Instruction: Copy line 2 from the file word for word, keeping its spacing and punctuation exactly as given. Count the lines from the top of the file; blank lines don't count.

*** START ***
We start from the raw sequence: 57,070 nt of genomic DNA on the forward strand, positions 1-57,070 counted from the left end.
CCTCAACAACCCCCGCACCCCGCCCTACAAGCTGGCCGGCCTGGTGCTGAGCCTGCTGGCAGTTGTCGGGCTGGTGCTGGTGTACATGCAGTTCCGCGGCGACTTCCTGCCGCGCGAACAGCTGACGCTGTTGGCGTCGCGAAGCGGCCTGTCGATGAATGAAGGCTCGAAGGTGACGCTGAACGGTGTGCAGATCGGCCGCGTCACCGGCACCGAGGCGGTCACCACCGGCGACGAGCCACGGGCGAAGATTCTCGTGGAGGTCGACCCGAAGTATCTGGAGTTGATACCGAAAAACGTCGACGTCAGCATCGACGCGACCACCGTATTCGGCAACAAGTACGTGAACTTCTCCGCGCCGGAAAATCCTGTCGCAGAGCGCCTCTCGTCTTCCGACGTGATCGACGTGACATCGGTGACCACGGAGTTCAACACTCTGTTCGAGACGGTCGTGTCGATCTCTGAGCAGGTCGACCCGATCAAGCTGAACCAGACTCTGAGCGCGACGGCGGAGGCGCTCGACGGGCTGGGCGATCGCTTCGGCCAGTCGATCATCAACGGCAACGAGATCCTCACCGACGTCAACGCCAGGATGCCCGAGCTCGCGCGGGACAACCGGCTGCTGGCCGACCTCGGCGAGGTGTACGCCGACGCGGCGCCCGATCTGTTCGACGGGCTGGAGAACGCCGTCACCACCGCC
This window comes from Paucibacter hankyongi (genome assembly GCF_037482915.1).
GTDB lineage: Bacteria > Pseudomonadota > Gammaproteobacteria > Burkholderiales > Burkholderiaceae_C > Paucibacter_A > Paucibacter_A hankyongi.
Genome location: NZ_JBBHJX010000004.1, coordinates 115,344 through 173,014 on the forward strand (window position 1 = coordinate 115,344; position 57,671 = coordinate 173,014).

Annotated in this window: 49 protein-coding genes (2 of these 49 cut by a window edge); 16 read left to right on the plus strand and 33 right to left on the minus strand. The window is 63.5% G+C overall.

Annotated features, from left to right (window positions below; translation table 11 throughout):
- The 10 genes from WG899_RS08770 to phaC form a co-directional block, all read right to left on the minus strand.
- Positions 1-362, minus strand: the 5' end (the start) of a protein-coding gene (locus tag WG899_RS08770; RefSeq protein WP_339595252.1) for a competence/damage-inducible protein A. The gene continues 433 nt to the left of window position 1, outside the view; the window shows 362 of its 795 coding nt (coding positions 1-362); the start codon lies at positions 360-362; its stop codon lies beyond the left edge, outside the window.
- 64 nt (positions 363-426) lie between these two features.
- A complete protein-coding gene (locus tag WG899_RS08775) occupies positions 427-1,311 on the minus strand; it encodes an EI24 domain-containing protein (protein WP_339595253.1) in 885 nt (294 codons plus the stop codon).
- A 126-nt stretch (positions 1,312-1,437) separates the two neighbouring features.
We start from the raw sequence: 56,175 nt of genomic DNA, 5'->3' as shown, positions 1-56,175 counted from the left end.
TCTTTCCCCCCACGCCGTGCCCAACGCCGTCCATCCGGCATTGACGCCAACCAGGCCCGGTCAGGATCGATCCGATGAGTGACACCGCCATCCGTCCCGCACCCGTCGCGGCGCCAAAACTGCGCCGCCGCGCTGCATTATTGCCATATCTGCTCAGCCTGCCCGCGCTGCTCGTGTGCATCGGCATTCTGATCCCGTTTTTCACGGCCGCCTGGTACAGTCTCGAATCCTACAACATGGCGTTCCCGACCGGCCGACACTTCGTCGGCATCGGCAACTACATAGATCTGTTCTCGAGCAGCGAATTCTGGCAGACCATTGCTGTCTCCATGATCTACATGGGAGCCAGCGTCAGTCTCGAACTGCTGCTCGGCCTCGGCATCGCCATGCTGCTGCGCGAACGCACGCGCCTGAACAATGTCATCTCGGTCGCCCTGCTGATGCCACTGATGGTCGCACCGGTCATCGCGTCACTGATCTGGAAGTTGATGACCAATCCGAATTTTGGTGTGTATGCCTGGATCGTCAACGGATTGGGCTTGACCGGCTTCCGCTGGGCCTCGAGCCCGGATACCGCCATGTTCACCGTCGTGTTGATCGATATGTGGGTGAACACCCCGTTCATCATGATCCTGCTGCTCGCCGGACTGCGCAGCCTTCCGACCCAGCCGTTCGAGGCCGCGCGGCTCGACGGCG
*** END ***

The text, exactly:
CCTCAACAACCCCCGCACCCCGCCCTACAAGCTGGCCGGCCTGGTGCTGAGCCTGCTGGCAGTTGTCGGGCTGGTGCTGGTGTACATGCAGTTCCGCGGCGACTTCCTGCCGCGCGAACAGCTGACGCTGTTGGCGTCGCGAAGCGGCCTGTCGATGAATGAAGGCTCGAAGGTGACGCTGAACGGTGTGCAGATCGGCCGCGTCACCGGCACCGAGGCGGTCACCACCGGCGACGAGCCACGGGCGAAGATTCTCGTGGAGGTCGACCCGAAGTATCTGGAGTTGATACCGAAAAACGTCGACGTCAGCATCGACGCGACCACCGTATTCGGCAACAAGTACGTGAACTTCTCCGCGCCGGAAAATCCTGTCGCAGAGCGCCTCTCGTCTTCCGACGTGATCGACGTGACATCGGTGACCACGGAGTTCAACACTCTGTTCGAGACGGTCGTGTCGATCTCTGAGCAGGTCGACCCGATCAAGCTGAACCAGACTCTGAGCGCGACGGCGGAGGCGCTCGACGGGCTGGGCGATCGCTTCGGCCAGTCGATCATCAACGGCAACGAGATCCTCACCGACGTCAACGCCAGGATGCCCGAGCTCGCGCGGGACAACCGGCTGCTGGCCGACCTCGGCGAGGTGTACGCCGACGCGGCGCCCGATCTGTTCGACGGGCTGGAGAACGCCGTCACCACCGCC